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X-Ray Chest

An X-Ray of the Chest is the most commonly performed diagnostic x-ray examination. A chest x-ray makes images of the heart, lungs, airways, blood vessels and the bones of the spine and chest. An x-ray (radiograph) is a noninvasive medical test that helps physicians diagnose and treat medical conditions. Imaging with x-rays involves exposing a part of the body to a small dose of ionizing radiation to produce pictures of the inside of the body.

Your doctor may recommend a chest x-ray to evaluate the lungs, heart and chest wall. A chest x-ray is typically the first imaging test used to help diagnose symptoms such as:

  • Shortness of breath
  • A bad or persistent cough
  • Chest pain
  • Injury
  • Fever

Physicians may use the examination to help diagnose or monitor treatment for conditions such as:

  • Pneumonia
  • Heart failure and other heart problems
  • Emphysema, lung cancer or other medical conditions.

Typically, two views of the chest are taken, one from the back and the other from the side of the body as the patient stands against the image recording plate. The technologist, an individual specially trained to perform radiology examinations, will position the patient with hands on hips and chest pressed the image plate. For the second view, the patient's side is against the image plate with arms elevated. Patients who cannot stand may be positioned lying down on a table for chest x-rays. When the examination is complete, you will be asked to wait until the radiologist determines that all the necessary images have been obtained. The chest x-ray examination is usually completed within 15 minutes. Additional views may be required within hours, days or months to evaluate any changes in the chest.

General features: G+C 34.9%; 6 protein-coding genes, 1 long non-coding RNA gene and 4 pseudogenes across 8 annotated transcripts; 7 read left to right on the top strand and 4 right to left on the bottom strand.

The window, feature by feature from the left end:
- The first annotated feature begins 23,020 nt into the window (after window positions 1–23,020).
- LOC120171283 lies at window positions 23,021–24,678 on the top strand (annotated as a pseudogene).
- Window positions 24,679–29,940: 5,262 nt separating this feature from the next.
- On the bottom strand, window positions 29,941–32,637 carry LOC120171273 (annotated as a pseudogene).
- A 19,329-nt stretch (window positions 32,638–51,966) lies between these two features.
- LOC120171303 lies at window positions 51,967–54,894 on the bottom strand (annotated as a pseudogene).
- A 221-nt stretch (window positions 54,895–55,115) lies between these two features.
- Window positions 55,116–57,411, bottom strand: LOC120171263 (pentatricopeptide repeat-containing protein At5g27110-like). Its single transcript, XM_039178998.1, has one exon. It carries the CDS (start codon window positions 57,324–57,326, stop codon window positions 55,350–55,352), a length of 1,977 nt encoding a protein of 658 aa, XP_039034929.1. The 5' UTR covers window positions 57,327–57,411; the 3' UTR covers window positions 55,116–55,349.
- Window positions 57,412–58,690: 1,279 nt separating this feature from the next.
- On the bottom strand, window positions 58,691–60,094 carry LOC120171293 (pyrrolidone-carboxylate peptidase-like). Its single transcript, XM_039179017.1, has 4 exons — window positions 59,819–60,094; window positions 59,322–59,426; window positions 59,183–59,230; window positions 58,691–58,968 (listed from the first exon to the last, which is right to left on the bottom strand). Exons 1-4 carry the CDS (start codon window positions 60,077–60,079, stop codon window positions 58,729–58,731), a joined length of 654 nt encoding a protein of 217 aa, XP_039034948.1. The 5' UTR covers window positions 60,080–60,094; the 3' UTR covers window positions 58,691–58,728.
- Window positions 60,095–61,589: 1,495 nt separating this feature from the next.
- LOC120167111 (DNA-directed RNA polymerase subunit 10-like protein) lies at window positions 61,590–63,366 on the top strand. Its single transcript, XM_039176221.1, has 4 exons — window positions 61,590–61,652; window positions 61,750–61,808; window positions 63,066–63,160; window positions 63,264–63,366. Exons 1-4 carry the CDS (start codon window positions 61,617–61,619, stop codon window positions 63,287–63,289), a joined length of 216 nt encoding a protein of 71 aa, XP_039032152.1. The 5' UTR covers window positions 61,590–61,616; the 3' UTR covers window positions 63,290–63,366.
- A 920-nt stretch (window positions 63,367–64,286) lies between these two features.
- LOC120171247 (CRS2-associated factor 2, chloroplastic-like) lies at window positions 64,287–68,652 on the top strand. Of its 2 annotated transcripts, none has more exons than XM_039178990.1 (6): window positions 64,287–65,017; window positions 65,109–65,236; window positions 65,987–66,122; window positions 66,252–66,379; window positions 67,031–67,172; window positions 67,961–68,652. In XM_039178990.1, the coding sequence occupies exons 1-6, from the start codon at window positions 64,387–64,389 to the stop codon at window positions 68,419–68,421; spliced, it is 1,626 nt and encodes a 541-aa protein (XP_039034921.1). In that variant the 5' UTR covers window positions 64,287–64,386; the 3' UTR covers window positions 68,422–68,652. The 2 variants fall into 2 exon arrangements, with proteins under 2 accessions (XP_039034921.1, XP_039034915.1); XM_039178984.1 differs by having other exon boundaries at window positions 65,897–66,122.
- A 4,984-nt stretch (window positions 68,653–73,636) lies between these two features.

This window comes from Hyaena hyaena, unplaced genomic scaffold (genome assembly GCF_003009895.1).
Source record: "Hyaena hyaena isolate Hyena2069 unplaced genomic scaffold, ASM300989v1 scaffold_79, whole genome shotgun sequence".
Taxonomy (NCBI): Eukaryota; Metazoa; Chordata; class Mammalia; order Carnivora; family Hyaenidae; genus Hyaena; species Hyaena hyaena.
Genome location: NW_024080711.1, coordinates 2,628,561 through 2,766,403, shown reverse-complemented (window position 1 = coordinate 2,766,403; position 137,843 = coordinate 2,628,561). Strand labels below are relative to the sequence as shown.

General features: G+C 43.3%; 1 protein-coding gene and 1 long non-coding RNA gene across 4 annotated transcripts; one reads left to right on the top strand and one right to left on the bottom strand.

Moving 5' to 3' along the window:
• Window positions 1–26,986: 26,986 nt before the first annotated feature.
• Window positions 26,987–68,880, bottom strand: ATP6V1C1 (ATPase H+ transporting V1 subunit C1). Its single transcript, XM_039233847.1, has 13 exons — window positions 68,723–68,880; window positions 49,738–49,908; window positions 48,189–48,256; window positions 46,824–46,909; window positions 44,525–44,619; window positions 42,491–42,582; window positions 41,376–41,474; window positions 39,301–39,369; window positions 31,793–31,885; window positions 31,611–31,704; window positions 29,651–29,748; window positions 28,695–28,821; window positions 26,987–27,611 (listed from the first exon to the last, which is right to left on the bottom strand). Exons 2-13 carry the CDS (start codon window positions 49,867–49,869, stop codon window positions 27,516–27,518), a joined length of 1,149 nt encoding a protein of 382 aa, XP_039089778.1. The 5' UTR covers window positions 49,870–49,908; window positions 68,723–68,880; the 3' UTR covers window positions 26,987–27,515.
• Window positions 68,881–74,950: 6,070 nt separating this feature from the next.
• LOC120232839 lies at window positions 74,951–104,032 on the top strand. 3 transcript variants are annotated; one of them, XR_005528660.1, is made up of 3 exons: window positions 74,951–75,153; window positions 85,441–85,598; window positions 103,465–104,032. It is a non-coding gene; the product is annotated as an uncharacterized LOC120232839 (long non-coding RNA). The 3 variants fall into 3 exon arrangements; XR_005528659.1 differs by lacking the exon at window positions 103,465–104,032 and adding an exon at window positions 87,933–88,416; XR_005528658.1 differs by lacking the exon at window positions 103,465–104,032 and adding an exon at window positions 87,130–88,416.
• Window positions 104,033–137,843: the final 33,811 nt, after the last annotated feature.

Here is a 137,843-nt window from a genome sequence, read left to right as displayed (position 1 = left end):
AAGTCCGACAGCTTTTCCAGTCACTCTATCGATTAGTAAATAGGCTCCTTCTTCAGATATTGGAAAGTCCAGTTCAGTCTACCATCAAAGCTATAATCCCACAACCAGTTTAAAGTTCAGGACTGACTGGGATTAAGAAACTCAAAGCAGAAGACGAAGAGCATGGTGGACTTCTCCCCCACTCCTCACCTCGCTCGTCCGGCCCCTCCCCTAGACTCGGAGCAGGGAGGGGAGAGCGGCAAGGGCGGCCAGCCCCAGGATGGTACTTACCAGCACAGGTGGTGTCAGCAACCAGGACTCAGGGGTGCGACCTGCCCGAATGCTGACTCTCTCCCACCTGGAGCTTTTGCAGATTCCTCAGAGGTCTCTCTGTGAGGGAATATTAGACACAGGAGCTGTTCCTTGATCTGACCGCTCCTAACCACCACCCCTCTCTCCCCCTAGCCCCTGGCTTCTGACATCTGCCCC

For Physicians

Low dose radiation produces internal images.

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